Comparative Clinical Pathology

, Volume 27, Issue 3, pp 807–813 | Cite as

Management of stage III benign mammary gland tumor in a 10-year-old female dog

  • Edwin Aihanuwa Uwagie-Ero
  • Clifford Nwabugwu Abiaezute
  • Joseph Ikokide
  • Ibrahim Shuaibu
  • Mosimabale Pius Mosinimu
  • Lydia Amos
Case Report
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Abstract

A 10-year-old female German shepherd dog was presented with a large pendulous mass which was located in the area of the right inguinal mammary gland extending from M5–M2 with no marked lymphadenomegaly. The mass has progressively increased in size without regression over a period of 1 year. Radiography revealed a radiodense mass of tissue with no apparent metastasis to regional lymph nodes, no pulmonary metastases, and no abdominal viscera metastases. The tumor was staged as T3N1M0 after diagnostic clinical and radiological examinations based on WHO standards for tumor stage. Unilateral radical mastectomy with total mammary gland extirpation was performed and all glands from M5 to M1 on the right side were removed. The extirpated mass was 24 × 8 cm in size, weighed 2.25 kg, and was very firm. The tumor was lobular and was surrounded with thick band of fibrous capsule. Histology revealed numerous chondroblasts in the lacunae with moderate basophilic cytoplasm. These cells were monomorphic and pleomorphic (> 75% pleomorphic). There was anisocytosis and anisokaryosis. A good short-term clinical outcome was observed after surgical treatment and chemotherapy with tamoxifen and prednisolone for 21 days. Following clinical examinations, no pulmonary metastasis or recurrence of tumoral tissues was observed during 1-year post-surgery. Also, because the pathology of mammary gland tumors in dogs is similar to that of humans, it is strongly advocated that dogs are considered as natural animal model of human breast cancer research especially for testing new drugs and development of prophylactic and therapeutic measures.

Keywords

Canine Mammary gland Tumor Benign chondrosarcoma Surgery 

Notes

Compliance with ethical standards

Conflict of interest

The authors declare that they have no conflict of interest.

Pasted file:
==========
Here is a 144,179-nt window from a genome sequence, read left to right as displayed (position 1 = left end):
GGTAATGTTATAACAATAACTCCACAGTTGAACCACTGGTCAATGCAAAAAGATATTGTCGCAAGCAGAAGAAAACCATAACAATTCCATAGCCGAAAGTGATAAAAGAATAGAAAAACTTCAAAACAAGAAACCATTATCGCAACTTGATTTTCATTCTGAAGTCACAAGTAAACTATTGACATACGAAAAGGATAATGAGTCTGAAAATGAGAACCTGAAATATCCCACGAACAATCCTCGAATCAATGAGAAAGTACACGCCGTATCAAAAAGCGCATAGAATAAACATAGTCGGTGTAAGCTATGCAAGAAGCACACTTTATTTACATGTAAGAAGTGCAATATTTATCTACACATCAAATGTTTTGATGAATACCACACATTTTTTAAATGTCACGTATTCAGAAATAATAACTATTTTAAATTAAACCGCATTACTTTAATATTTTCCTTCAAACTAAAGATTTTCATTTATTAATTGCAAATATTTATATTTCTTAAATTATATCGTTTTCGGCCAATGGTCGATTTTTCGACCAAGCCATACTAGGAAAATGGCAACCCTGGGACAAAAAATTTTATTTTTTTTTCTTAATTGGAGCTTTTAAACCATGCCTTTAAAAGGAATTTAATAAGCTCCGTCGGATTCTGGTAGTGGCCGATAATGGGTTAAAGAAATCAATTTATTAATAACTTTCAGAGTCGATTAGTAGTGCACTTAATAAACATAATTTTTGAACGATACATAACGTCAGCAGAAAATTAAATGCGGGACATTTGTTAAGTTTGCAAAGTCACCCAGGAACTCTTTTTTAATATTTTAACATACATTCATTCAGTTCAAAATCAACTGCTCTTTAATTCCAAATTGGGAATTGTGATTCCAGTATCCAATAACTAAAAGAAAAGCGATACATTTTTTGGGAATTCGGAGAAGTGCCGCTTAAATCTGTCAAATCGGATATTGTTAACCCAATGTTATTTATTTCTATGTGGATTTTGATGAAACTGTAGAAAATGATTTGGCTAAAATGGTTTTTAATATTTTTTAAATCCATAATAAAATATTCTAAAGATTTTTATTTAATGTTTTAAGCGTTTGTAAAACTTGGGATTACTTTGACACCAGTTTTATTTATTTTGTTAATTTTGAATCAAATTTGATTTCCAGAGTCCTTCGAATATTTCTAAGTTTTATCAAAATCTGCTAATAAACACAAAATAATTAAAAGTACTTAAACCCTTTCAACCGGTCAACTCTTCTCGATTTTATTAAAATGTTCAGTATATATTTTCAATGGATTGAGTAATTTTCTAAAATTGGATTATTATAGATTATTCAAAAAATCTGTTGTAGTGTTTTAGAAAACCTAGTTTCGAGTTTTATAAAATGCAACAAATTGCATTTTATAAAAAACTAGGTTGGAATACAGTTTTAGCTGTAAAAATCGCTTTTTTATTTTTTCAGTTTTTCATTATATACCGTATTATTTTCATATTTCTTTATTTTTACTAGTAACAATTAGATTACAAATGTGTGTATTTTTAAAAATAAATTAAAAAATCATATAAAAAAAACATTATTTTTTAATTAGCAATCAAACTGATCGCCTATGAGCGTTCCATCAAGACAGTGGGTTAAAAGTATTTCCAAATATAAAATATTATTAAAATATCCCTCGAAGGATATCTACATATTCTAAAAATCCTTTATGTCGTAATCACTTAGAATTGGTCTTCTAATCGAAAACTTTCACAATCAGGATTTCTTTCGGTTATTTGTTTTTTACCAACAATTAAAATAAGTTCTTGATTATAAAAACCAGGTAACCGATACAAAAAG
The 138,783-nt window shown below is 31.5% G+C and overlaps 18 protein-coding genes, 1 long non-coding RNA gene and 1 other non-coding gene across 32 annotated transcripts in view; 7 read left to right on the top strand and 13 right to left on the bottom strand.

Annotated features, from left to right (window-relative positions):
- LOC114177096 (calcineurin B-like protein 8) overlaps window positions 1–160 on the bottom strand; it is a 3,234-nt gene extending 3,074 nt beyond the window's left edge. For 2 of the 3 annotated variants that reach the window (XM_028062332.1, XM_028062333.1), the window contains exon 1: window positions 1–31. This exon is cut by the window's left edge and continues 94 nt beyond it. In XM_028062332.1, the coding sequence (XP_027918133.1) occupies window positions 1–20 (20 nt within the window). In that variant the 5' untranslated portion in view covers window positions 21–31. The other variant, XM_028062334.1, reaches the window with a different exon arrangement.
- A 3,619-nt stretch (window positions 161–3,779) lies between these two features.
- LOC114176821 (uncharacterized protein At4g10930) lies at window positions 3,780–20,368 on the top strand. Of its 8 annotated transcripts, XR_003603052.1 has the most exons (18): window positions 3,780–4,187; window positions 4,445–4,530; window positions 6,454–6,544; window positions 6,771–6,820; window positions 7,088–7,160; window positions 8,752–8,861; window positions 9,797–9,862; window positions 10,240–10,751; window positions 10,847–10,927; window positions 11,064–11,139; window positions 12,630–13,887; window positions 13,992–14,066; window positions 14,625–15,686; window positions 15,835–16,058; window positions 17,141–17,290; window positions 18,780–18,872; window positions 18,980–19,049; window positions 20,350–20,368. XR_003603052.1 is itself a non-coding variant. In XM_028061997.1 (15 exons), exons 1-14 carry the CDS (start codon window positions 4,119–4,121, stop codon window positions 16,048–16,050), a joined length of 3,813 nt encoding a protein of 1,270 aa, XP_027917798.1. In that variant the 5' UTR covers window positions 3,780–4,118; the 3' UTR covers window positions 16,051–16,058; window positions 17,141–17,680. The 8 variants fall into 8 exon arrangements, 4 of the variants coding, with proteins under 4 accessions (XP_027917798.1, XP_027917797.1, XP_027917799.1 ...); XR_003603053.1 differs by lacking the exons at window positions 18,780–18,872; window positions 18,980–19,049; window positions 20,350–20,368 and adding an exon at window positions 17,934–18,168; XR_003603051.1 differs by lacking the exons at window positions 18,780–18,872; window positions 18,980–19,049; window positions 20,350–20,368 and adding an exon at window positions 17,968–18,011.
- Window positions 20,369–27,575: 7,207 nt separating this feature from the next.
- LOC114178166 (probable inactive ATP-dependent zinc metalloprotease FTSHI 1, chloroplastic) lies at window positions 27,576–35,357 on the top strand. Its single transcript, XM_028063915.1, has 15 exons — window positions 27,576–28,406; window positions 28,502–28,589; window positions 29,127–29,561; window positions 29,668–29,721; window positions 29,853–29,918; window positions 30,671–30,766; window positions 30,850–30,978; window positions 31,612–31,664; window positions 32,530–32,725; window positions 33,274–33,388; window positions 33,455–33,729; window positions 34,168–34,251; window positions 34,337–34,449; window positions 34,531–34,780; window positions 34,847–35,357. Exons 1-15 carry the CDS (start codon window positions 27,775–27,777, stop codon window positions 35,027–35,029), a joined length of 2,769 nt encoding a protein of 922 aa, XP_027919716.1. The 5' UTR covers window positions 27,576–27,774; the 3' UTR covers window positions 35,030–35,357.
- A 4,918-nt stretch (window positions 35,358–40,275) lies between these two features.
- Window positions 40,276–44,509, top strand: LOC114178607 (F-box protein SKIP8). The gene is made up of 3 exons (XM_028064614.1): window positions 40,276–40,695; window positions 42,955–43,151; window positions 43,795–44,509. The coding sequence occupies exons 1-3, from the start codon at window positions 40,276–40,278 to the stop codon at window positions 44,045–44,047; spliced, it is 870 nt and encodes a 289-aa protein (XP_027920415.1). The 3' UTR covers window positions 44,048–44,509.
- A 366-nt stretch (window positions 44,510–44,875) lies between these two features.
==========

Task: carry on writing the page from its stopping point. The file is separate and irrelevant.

Consent/ethical approval

All applicable international, national, and/or institutional guidelines for the care and use of animals were followed. The conduct of experiments were approved and in accordance with the approved research guidelines on animal use of the Faculty of Veterinary Medicine, University of Benin, Benin City, and the Veterinary Establishment Regulatory Committee of the Delta State Government, Nigeria, where the animal study was carried out, the animal was humanely handled, and the animals’ welfare was respected throughout this study.

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Copyright information

© Springer-Verlag London Ltd., part of Springer Nature 2018

Authors and Affiliations

  • Edwin Aihanuwa Uwagie-Ero
    • 1
  • Clifford Nwabugwu Abiaezute
    • 2
  • Joseph Ikokide
    • 3
  • Ibrahim Shuaibu
    • 4
  • Mosimabale Pius Mosinimu
    • 5
  • Lydia Amos
    • 5
  1. 1.Department of Surgery, Faculty of Veterinary MedicineUniversity of BeninBenin CityNigeria
  2. 2.Department of Anatomy, Faculty of Veterinary MedicineUniversity of NigeriaNsukkaNigeria
  3. 3.Department of Parasitology, Faculty of Veterinary MedicineUniversity of IbadanIbadanNigeria
  4. 4.Department of Surgery, Faculty of Veterinary MedicineUsman Dan Fodio UniversitySokotoNigeria
  5. 5.Department of Pathology, Faculty of Veterinary MedicineAhmadu Bello UniversityZariaNigeria

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